Which is worse in pregnancy, snuff or cigarettes?
NEW YORK (Reuters) - Babies born to snuff-using mothers were more likely to have breathing problems than those whose mothers smoked while pregnant, according to a Swedish study.
Snuff -- ground tobacco that is high in nicotine but doesn't generate the same additional chemicals as cigarette smoke because it's not burned -- is generally assumed to be safer than cigarettes, said lead researcher Anna Gunnerbeck, from the Karolinska Institute in Stockholm.
That's still the case for many people, but it's not a good option for pregnant woman, she added.
"(It) may have a little bit different effect than smoking, because smoking has the combustion products, but it's still not safe during pregnancy," Gunnerbeck told Reuters Health.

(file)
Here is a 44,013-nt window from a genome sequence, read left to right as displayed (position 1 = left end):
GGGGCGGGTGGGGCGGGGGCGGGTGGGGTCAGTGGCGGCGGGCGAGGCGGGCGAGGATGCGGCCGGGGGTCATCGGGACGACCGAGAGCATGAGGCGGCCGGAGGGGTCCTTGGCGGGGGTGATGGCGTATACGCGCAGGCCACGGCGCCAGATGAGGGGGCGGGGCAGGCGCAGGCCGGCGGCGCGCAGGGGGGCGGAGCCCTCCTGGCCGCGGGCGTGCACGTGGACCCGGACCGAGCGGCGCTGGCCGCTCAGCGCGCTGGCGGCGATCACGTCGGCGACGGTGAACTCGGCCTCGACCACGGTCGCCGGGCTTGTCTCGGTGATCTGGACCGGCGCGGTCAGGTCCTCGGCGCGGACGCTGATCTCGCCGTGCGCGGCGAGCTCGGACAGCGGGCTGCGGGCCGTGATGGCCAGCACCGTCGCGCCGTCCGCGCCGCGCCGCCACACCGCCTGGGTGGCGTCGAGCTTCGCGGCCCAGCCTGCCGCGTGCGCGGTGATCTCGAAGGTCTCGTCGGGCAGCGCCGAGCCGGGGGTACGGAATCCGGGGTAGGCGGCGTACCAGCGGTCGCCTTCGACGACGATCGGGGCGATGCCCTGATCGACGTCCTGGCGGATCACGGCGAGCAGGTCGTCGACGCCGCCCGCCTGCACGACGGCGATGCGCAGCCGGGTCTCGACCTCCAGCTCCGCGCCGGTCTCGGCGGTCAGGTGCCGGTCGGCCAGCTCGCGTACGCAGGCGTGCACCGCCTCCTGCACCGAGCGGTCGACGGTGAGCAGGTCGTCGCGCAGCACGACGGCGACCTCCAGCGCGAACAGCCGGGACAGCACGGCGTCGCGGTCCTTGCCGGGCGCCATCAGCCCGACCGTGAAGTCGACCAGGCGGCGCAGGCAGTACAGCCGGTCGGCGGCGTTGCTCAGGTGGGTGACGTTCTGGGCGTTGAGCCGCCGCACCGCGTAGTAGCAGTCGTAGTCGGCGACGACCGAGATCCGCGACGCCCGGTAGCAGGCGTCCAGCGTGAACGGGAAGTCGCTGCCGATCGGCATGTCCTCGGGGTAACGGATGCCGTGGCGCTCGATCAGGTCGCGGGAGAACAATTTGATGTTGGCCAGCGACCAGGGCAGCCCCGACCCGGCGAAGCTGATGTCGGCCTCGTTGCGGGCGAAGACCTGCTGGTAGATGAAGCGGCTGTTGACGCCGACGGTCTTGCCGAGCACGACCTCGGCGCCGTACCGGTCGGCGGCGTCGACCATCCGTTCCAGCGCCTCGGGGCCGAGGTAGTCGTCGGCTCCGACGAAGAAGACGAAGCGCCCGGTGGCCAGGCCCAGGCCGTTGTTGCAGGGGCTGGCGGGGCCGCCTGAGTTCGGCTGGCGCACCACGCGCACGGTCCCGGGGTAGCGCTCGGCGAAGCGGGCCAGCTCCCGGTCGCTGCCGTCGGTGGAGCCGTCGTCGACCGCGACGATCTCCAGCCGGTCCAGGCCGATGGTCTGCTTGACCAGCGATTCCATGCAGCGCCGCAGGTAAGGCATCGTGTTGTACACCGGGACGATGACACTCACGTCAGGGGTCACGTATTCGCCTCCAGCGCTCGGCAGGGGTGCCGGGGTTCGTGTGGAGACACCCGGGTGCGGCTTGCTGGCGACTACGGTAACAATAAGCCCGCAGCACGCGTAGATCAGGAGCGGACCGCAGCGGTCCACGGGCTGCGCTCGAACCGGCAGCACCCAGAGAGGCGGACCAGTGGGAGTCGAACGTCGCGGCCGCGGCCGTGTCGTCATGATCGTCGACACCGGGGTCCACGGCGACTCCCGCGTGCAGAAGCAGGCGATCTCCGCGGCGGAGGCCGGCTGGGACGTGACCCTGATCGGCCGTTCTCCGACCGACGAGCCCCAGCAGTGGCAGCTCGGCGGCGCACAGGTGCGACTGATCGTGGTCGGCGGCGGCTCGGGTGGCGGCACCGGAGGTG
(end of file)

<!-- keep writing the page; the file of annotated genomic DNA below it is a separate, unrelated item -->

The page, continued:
It's possible the same may apply to nicotine gum and patches, which some doctors recommend to women trying to stop smoking during pregnancy, the researchers wrote in Pediatrics.
Gunnerbeck and her colleagues got their data from records of about 610,000 babies born in Sweden between 1999 and 2006. They compared information gathered from mothers when they were a few months pregnant -- including about snuff and cigarette use -- with babies' hospital records.
Specifically, they were looking for a diagnosis of "apnea," which occurs when a newborn stops breathing, sometimes accompanied by an irregular heartbeat.
One or two in every 1,000 babies born to mothers who didn't use snuff or cigarettes developed apnea. For babies whose mothers lit up during pregnancy, that risk increased by about 50 percent.
And for those whose mothers used snuff, the rate was more than twice as high as in babies born to mothers who didn't use any kind of tobacco. Continued...